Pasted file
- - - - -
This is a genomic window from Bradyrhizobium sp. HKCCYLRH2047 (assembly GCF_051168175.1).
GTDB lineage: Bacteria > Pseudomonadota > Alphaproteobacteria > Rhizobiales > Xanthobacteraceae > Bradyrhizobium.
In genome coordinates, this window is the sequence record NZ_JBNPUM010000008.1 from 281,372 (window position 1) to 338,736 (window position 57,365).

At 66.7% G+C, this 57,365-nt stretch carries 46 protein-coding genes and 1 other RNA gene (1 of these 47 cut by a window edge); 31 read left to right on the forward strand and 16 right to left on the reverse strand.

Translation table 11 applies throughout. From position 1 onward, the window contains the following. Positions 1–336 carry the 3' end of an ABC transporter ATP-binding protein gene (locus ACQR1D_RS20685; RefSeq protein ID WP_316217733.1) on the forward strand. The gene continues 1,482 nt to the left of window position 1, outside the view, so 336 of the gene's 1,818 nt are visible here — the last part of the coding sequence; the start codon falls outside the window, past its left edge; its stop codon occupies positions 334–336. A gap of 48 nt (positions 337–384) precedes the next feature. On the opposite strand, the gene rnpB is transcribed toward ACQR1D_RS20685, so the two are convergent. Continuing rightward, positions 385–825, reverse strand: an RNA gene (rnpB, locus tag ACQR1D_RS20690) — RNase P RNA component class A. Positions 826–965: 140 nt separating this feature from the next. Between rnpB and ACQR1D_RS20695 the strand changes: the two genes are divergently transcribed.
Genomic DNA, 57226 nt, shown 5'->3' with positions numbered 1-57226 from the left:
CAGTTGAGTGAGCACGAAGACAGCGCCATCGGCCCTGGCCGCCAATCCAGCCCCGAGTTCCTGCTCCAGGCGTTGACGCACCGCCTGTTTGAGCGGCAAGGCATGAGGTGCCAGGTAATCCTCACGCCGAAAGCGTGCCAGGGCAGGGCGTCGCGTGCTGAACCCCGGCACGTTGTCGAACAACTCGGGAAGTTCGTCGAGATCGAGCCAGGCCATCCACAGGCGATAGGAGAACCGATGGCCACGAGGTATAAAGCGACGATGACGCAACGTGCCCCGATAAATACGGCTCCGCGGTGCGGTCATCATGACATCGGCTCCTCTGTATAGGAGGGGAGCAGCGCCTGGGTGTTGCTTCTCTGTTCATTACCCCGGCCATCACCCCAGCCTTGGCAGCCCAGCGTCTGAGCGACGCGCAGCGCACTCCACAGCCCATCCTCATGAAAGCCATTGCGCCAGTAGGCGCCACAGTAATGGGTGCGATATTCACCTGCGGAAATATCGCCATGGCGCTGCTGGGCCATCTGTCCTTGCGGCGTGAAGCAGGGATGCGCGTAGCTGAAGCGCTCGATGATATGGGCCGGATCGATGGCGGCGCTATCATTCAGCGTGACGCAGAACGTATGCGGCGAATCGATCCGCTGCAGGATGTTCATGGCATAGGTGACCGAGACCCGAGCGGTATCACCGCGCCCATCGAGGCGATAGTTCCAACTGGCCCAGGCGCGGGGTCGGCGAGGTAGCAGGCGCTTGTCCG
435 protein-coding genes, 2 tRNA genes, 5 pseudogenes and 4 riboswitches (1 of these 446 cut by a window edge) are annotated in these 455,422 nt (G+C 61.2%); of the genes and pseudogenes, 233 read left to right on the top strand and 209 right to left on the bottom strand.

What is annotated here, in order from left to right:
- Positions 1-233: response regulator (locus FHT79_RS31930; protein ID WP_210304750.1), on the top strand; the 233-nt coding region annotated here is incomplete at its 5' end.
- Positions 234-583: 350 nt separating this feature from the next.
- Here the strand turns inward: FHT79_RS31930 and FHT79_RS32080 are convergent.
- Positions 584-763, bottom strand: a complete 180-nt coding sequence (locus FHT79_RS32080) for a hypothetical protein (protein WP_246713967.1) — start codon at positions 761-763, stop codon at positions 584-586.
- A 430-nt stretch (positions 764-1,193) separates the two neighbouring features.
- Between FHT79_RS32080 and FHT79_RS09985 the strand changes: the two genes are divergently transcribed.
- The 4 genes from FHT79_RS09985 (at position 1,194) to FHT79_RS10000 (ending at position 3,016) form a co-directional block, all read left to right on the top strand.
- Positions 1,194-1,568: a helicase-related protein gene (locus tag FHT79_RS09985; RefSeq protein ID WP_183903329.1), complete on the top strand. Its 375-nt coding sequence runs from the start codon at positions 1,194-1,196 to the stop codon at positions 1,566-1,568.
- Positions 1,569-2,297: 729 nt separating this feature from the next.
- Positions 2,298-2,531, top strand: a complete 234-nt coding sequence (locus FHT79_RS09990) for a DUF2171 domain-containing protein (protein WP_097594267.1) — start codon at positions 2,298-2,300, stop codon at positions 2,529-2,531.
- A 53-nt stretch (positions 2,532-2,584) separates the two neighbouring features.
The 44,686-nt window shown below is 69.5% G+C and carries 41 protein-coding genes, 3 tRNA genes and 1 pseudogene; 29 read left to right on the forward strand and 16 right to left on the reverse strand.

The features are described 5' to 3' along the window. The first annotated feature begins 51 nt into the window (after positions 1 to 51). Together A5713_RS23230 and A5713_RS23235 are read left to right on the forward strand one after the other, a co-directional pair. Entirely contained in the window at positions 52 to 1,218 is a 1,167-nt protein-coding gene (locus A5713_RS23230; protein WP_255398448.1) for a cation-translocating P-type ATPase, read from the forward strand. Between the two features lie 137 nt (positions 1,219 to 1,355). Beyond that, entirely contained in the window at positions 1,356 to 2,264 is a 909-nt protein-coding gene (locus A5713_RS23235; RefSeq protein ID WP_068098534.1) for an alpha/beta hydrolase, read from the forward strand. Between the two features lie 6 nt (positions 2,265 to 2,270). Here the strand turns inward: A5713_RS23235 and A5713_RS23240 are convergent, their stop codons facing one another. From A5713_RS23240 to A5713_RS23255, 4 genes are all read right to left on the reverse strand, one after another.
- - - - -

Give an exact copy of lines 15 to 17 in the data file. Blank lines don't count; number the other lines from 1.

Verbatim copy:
- Between FHT79_RS32080 and FHT79_RS09985 the strand changes: the two genes are divergently transcribed.
- The 4 genes from FHT79_RS09985 (at position 1,194) to FHT79_RS10000 (ending at position 3,016) form a co-directional block, all read left to right on the top strand.
- Positions 1,194-1,568: a helicase-related protein gene (locus tag FHT79_RS09985; RefSeq protein ID WP_183903329.1), complete on the top strand. Its 375-nt coding sequence runs from the start codon at positions 1,194-1,196 to the stop codon at positions 1,566-1,568.